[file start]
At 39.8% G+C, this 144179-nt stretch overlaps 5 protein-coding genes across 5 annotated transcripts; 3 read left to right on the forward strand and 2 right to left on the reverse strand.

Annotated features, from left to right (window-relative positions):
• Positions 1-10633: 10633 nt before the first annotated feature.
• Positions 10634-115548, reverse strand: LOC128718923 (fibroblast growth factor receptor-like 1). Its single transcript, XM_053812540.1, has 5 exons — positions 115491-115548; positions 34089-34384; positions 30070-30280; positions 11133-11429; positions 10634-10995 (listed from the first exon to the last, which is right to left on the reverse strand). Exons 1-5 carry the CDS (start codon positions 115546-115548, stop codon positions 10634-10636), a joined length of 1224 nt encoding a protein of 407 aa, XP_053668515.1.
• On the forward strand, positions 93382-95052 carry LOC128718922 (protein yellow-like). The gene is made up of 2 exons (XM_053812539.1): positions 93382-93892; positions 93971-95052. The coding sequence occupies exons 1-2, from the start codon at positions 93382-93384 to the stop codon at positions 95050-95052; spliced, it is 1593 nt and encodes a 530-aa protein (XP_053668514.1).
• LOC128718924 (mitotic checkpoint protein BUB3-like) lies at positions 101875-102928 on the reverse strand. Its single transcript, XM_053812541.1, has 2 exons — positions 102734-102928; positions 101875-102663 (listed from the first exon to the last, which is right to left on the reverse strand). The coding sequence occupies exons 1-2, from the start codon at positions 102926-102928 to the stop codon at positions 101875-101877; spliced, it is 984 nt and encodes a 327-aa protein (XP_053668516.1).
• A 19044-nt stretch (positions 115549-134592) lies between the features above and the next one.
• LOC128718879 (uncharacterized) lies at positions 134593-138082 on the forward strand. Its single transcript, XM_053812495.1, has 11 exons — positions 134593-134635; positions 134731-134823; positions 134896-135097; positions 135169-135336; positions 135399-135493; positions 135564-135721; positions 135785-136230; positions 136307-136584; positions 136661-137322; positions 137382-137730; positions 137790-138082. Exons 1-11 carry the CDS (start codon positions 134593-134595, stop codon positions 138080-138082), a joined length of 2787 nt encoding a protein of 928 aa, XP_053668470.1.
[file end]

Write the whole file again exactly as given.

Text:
At 39.8% G+C, this 144179-nt stretch overlaps 5 protein-coding genes across 5 annotated transcripts; 3 read left to right on the forward strand and 2 right to left on the reverse strand.

Annotated features, from left to right (window-relative positions):
• Positions 1-10633: 10633 nt before the first annotated feature.
• Positions 10634-115548, reverse strand: LOC128718923 (fibroblast growth factor receptor-like 1). Its single transcript, XM_053812540.1, has 5 exons — positions 115491-115548; positions 34089-34384; positions 30070-30280; positions 11133-11429; positions 10634-10995 (listed from the first exon to the last, which is right to left on the reverse strand). Exons 1-5 carry the CDS (start codon positions 115546-115548, stop codon positions 10634-10636), a joined length of 1224 nt encoding a protein of 407 aa, XP_053668515.1.
• On the forward strand, positions 93382-95052 carry LOC128718922 (protein yellow-like). The gene is made up of 2 exons (XM_053812539.1): positions 93382-93892; positions 93971-95052. The coding sequence occupies exons 1-2, from the start codon at positions 93382-93384 to the stop codon at positions 95050-95052; spliced, it is 1593 nt and encodes a 530-aa protein (XP_053668514.1).
• LOC128718924 (mitotic checkpoint protein BUB3-like) lies at positions 101875-102928 on the reverse strand. Its single transcript, XM_053812541.1, has 2 exons — positions 102734-102928; positions 101875-102663 (listed from the first exon to the last, which is right to left on the reverse strand). The coding sequence occupies exons 1-2, from the start codon at positions 102926-102928 to the stop codon at positions 101875-101877; spliced, it is 984 nt and encodes a 327-aa protein (XP_053668516.1).
• A 19044-nt stretch (positions 115549-134592) lies between the features above and the next one.
• LOC128718879 (uncharacterized) lies at positions 134593-138082 on the forward strand. Its single transcript, XM_053812495.1, has 11 exons — positions 134593-134635; positions 134731-134823; positions 134896-135097; positions 135169-135336; positions 135399-135493; positions 135564-135721; positions 135785-136230; positions 136307-136584; positions 136661-137322; positions 137382-137730; positions 137790-138082. Exons 1-11 carry the CDS (start codon positions 134593-134595, stop codon positions 138080-138082), a joined length of 2787 nt encoding a protein of 928 aa, XP_053668470.1.